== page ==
When a cat is in her heat cycle, she is more likely to be aggressive and stressed. While you won’t eliminate these symptoms, you can control them by providing additional outlets for their hostility. During your cat’s heat cycle, exercise and fun are wonderful diversions. An exhausted cat will sleep more soundly after a fling with a laser dot.
Purchase new toys for her, such as a cat tree, a ball, a plush mouse, and so on, to help wear her out. You may encourage your cat to play by giving her catnip, which will cause the cat to experience a variety of cat-pleasing effects.
Your cat will be entertained by interactive toys such as a feather strung from a twig. A scratching post may also help your cat relax during her heat cycle when she is more agitated than usual. Playing with your cat while putting toys out for them to play with on their own is a good idea to calm down a cat in heat.
8. Make use of herbal remedies
This is another cat in heat remedy. Catnip and soothing treats are all effective ways to help your cat relax. You’ll be the best judge of if catnip affects your cat since some don’t seem to care! Others will experience a rush of energy before gradually calming down.
Catnip-filled toys or loose catnip strewed somewhere for your cat to locate are both effective options. You can contact your veterinarian first to receive the all-clear before adding any herbal therapy.
9. Spay your cat
Last but not least, talk to your doctor about having your female cat spayed. This will get a cat out of heat and eliminate the possibility of her becoming pregnant by mistake.
Many doctors would suggest that unless you intend to put your female cat in an official breeding program, you should have her spayed as soon as she is old enough.
What Are the Signs of a Cat in Heat
There are a few symptoms to look for to determine whether or not your cat is in heat.
- Caterwauling or wailing. One of the most evident indicators of being in heat is caterwauling. When cats are in agony, they may also do this. The wailing functions as a mating call in this case.
- Increased affection. Another sign is your cat wrapping her tail around your legs or purring against you. She might also be rubbing herself against things to leave a fragrance trail.
- Excessive grooming. You may notice your cat licking herself more than usual, especially in her crotch area. This is because female cat genitals may swell and become unpleasant during this period.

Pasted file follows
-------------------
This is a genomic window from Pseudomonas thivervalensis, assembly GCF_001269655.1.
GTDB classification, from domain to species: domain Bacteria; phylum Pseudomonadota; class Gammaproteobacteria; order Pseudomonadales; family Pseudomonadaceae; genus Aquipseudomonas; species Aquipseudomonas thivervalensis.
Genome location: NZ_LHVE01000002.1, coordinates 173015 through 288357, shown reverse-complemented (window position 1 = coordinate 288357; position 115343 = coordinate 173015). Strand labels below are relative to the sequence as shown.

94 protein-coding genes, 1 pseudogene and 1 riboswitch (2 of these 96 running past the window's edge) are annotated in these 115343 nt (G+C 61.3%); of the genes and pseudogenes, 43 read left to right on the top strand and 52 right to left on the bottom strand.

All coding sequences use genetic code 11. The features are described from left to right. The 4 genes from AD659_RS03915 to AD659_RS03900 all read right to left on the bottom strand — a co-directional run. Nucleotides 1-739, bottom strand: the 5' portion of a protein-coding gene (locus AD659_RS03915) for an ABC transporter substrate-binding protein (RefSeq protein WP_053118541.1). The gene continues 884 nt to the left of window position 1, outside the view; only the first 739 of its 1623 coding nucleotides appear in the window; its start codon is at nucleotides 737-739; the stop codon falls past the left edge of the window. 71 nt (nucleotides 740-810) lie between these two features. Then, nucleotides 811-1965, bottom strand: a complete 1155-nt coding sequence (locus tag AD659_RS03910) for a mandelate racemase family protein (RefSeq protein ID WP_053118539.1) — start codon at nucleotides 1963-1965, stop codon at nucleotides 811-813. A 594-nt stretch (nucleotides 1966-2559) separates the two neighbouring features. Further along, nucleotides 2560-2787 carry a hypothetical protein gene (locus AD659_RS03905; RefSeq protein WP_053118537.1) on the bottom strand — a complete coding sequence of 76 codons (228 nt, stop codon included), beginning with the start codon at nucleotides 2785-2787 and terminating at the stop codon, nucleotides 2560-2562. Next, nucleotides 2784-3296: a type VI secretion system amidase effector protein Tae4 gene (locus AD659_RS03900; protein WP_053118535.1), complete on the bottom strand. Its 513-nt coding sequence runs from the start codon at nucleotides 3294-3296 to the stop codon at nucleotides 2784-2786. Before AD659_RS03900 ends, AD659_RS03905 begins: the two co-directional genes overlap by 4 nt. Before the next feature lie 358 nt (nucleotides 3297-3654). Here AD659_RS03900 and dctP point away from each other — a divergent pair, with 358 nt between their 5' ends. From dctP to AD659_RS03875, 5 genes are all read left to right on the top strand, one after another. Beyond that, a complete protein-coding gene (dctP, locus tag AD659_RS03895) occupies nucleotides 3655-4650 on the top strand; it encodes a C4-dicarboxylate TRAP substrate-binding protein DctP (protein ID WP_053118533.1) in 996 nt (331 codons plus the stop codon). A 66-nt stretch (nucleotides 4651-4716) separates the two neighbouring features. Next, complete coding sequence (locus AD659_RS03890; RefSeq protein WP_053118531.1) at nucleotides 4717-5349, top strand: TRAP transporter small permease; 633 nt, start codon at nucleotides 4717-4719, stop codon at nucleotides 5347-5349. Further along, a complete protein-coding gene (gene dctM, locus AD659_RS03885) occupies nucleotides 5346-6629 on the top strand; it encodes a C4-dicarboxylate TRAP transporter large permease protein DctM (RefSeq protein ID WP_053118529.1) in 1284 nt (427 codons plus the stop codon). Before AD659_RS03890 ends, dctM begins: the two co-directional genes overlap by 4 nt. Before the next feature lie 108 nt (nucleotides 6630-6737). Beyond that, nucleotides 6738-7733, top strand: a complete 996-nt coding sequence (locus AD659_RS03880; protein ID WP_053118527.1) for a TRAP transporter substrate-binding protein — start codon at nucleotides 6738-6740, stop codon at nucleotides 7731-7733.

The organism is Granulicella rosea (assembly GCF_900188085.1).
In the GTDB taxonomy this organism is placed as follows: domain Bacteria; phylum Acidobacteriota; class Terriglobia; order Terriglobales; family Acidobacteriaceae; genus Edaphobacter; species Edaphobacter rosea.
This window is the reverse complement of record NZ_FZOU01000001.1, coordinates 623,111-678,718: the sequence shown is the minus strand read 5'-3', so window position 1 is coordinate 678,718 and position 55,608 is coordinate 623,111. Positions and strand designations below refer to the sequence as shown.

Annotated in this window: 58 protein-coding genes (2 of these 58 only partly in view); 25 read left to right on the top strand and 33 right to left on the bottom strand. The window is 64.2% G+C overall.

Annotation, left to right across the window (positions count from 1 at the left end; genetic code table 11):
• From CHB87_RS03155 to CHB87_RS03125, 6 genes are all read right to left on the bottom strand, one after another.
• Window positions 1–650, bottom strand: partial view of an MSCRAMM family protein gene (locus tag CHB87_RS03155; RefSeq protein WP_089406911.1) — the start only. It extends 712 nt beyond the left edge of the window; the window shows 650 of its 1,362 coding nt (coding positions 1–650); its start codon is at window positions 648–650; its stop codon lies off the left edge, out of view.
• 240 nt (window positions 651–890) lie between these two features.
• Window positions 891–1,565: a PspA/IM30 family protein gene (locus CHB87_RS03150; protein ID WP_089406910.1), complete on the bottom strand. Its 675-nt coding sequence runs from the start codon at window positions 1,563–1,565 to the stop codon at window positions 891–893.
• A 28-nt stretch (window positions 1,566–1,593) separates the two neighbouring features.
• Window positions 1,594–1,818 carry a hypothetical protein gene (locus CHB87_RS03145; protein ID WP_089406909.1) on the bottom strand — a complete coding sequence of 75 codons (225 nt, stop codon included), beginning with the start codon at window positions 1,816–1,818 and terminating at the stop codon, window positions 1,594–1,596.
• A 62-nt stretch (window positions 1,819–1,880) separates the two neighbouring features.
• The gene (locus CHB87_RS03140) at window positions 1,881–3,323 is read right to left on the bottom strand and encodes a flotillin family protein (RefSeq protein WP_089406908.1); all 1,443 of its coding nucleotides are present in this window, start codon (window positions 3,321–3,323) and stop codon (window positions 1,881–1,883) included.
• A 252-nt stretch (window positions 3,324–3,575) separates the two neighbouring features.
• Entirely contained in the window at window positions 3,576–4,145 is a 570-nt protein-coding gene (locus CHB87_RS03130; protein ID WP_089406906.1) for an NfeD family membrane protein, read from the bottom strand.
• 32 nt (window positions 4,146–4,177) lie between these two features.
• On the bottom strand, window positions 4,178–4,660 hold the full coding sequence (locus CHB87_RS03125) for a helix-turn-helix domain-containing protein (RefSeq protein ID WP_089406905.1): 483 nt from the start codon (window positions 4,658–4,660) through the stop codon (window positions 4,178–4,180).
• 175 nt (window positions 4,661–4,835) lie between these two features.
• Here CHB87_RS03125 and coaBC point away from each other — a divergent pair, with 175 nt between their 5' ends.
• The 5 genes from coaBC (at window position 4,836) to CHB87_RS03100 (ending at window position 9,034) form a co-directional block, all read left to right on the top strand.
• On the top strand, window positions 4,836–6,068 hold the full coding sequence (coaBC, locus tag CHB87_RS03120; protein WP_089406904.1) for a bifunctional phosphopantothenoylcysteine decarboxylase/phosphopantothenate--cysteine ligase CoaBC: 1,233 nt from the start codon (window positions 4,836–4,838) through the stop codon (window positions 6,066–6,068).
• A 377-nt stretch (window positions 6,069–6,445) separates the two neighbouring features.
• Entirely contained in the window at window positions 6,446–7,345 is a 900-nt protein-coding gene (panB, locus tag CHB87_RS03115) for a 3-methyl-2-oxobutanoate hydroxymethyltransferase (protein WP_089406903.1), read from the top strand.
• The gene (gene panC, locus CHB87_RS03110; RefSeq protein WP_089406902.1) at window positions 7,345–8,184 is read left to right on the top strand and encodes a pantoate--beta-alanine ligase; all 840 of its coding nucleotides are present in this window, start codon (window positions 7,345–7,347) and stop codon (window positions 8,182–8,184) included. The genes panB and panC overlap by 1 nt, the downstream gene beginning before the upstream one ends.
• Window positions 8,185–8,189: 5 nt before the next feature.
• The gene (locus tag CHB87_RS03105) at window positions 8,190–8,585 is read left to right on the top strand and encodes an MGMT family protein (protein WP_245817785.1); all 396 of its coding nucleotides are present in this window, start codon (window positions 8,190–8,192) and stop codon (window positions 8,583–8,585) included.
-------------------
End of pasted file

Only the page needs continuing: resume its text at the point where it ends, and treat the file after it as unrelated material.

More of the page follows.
- A need to flee. She is in desperate need of a partner, and she wants one fast! Your cat may try dashing out of open doors in the hopes of mating with a tomcat.
How Are the Cat Heat Cycles
Female cats go through three to four weeks of heat cycles during their optimal mating season, which is often late spring or summer. A female cat’s heat cycle usually signals that she is ready to breed.
When a cat goes through a heat cycle, it goes through several stages. She will be more concerned about repelling interested male parties at certain stages, while in others, she will be quite romantic and seeking a suitable partner by all means necessary.
Regardless, all stages are loud and can be extremely stressful for your cat, family, and neighbors.
It’s essential to note, though, that your cat’s behavior is completely typical. While wailing, shrieking, and efforts to flee are annoying to you as the owner, they are unavoidable when you live with an intact cat. But don’t worry, there will have solutions to stop a cat in heat from annoying you.
Hopefully, the suggestions above will assist you in determining how to calm a cat in heat. Remember to be calm and patient while your cat’s behavior changes. It will be advantageous to your cat.
By following the above tips, you’ll be able to avoid future heat cycles and unwanted pregnancies. We wish you success in taking care of your cat.
I am Amy Sawy, a Doctor of Veterinary Medicine (DVM) graduate from the University of Kansas. y husband, Dr. Plummer, and I own a veterinary clinic in Phillipsburg, Kansas. In addition to my professional background, I am a devoted pet owner myself, with a household that includes dogs, rodents, and most notably, cats – a total of five felines in my home.
In 2020, I joined an organization as a professional writer, leveraging my experience and collaborating with my team to deliver the most valuable information for your cat’s care.